access.bind();

            // add a thread for writing a value every 3 seconds 
            ScheduledExecutorService writeThread = Executors.newSingleThreadScheduledExecutor();
            final AtomicInteger i = new AtomicInteger(0);
            writeThread.scheduleWithFixedDelay(new Runnable() {
                @Override
                public void run() {
                    final JIVariant value = new JIVariant(i.incrementAndGet());
                    try {
                        System.out.println(">>> " + "writing value " + i.get());
                        item.write(value);
                    } catch (JIException e) {
                        e.printStackTrace();
                    }
                }
            }, 5, 3, TimeUnit.SECONDS);

            // wait a little bit
            Thread.sleep(20 * 1000);
            writeThread.shutdownNow();
            // stop reading
            access.unbind();
        } catch (final JIException e) {
            System.out.println(String.format("%08X: %s", e.getErrorCode(), server.getErrorMessage(e.getErrorCode())));
        }
    }
}

The output should look like this:

output
Mai 15, 2013 4:31:30 PM rpc.DefaultConnection processOutgoing
INFO: 
 Sending REQUEST
Mai 15, 2013 4:31:30 PM rpc.DefaultConnection processIncoming
INFO: 
 Recieved RESPONSE
<<< Value: [[org.jinterop.dcom.core.JIUnsignedInteger@6f14021e]], Timestamp: Mi Mai 15 16:31:30 MESZ 2013, Quality: 192, ErrorCode: 00000000 / value = 0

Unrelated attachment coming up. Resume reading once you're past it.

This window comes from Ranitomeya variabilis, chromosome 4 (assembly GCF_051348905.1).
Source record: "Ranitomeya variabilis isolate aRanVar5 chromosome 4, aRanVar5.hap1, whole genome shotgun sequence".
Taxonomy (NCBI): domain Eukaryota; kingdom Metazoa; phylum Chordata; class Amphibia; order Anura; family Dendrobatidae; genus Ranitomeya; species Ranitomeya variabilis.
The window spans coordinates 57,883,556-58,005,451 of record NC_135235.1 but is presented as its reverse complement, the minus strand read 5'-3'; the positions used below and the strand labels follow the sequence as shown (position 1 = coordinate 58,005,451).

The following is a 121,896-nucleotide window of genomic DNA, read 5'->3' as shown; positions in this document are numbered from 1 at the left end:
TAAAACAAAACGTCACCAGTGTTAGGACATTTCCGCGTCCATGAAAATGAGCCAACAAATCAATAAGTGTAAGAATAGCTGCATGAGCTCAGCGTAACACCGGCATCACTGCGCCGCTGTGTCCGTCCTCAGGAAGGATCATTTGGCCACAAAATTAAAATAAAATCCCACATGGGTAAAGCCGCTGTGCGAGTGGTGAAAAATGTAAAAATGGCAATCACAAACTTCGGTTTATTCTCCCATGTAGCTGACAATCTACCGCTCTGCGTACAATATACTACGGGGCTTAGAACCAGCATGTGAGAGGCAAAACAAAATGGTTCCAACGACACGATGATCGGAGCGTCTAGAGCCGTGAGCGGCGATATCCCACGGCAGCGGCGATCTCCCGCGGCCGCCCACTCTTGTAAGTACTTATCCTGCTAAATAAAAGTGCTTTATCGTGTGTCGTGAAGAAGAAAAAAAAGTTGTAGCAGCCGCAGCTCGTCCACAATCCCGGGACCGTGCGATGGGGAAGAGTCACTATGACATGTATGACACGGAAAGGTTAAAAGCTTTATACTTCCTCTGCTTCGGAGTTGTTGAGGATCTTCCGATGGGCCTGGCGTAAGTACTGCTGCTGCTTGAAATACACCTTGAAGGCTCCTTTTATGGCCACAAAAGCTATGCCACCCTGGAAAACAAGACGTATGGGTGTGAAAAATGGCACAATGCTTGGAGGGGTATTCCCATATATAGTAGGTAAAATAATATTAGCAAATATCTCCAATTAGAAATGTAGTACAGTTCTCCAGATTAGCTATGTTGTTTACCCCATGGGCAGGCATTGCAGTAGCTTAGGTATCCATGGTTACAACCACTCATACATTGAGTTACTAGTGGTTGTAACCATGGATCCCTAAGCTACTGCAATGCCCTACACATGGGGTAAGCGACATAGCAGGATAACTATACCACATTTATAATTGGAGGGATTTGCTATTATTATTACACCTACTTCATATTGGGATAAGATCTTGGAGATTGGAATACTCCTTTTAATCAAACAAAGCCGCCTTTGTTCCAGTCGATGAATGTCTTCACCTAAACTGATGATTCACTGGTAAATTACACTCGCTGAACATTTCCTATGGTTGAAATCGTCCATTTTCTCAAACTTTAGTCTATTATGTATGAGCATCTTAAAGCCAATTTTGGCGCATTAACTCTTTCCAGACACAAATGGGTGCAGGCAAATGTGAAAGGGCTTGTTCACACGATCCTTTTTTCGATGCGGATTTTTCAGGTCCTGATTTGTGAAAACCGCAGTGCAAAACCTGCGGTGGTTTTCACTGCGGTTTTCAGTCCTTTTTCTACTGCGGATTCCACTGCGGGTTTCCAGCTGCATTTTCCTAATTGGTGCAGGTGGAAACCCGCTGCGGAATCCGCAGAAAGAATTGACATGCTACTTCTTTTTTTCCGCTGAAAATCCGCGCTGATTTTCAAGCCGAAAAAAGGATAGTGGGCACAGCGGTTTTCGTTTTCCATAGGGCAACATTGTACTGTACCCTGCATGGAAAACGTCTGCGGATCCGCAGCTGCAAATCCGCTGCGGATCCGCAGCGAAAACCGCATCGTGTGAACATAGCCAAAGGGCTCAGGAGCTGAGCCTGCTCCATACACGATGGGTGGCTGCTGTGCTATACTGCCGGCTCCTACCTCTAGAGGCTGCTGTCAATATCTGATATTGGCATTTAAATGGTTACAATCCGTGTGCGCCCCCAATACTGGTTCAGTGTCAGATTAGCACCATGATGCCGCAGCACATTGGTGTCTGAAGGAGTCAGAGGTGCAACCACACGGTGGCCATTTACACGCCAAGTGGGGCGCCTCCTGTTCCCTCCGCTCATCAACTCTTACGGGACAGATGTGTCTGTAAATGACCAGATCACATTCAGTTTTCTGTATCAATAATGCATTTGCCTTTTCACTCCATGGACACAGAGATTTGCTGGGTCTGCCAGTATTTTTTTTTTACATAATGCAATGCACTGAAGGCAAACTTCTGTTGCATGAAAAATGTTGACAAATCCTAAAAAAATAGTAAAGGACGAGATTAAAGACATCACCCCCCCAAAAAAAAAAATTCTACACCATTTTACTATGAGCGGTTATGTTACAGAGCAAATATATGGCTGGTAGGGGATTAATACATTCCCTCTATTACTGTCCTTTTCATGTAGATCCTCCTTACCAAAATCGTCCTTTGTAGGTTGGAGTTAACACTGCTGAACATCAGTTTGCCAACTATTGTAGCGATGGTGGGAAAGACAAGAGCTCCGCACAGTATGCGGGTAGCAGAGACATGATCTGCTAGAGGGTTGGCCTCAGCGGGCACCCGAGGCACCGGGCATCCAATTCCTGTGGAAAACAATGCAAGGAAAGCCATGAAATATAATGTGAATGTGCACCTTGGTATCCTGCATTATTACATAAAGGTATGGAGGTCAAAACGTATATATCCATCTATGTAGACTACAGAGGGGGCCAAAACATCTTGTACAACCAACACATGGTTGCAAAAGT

Mai 15, 2013 4:31:30 PM rpc.DefaultConnection processOutgoing
INFO: 
 Sending REQUEST
Mai 15, 2013 4:31:30 PM rpc.DefaultConnection processIncoming
INFO: 
 Recieved RESPONSE
<<< Value: [[org.jinterop.dcom.core.JIUnsignedInteger@15de3027]], Timestamp: Mi Mai 15 16:31:30 MESZ 2013, Quality: 192, ErrorCode: 00000000 / value = 0
>>> writing value 1
Mai 15, 2013 4:31:31 PM rpc.DefaultConnection processOutgoing
INFO: 
 Sending REQUEST
Mai 15, 2013 4:31:31 PM rpc.DefaultConnection processIncoming
INFO: 
 Recieved RESPONSE
Mai 15, 2013 4:31:31 PM rpc.DefaultConnection processOutgoing
INFO: 
 Sending REQUEST
Mai 15, 2013 4:31:31 PM rpc.DefaultConnection processIncoming
INFO: 
 Recieved RESPONSE
<<< Value: [[org.jinterop.dcom.core.JIUnsignedInteger@69d5ee81]], Timestamp: Mi Mai 15 16:31:30 MESZ 2013, Quality: 192, ErrorCode: 00000000 / value = 0
Mai 15, 2013 4:31:31 PM rpc.DefaultConnection processOutgoing
INFO: 
 Sending REQUEST
Mai 15, 2013 4:31:31 PM rpc.DefaultConnection processIncoming
INFO: 
 Recieved RESPONSE
<<< Value: [[org.jinterop.dcom.core.JIUnsignedInteger@2a4c6a7d]], Timestamp: Mi Mai 15 16:31:31 MESZ 2013, Quality: 192, ErrorCode: 00000000 / value = 1
Mai 15, 2013 4:31:32 PM rpc.DefaultConnection processOutgoing
INFO: 
 Sending REQUEST
Mai 15, 2013 4:31:32 PM rpc.DefaultConnection processIncoming
INFO: 
 Recieved RESPONSE
<<< Value: [[org.jinterop.dcom.core.JIUnsignedInteger@17f99aa6]], Timestamp: Mi Mai 15 16:31:31 MESZ 2013, Quality: 192, ErrorCode: 00000000 / value = 1

Thats it, pretty much.

Unfortunately, this is in many cases not enough. In this example there is no error handling, and this is quite needed. Within the "OPC Driver" of the openSCADA project, all this stuff is handled for you. So please feel free to peruse the code to get a feel how it works: https://github.com/ctron/org.openscada.atlantis/tree/1.0/org.openscada.da.server.opc/src/org/openscada/da/server/opc

Other tutorials

If you have a tutorial and want to be linked here, please drop us a line.

Next step - using the openSCADA infrastructure to access OPC servers

The openSCADA way to access OPC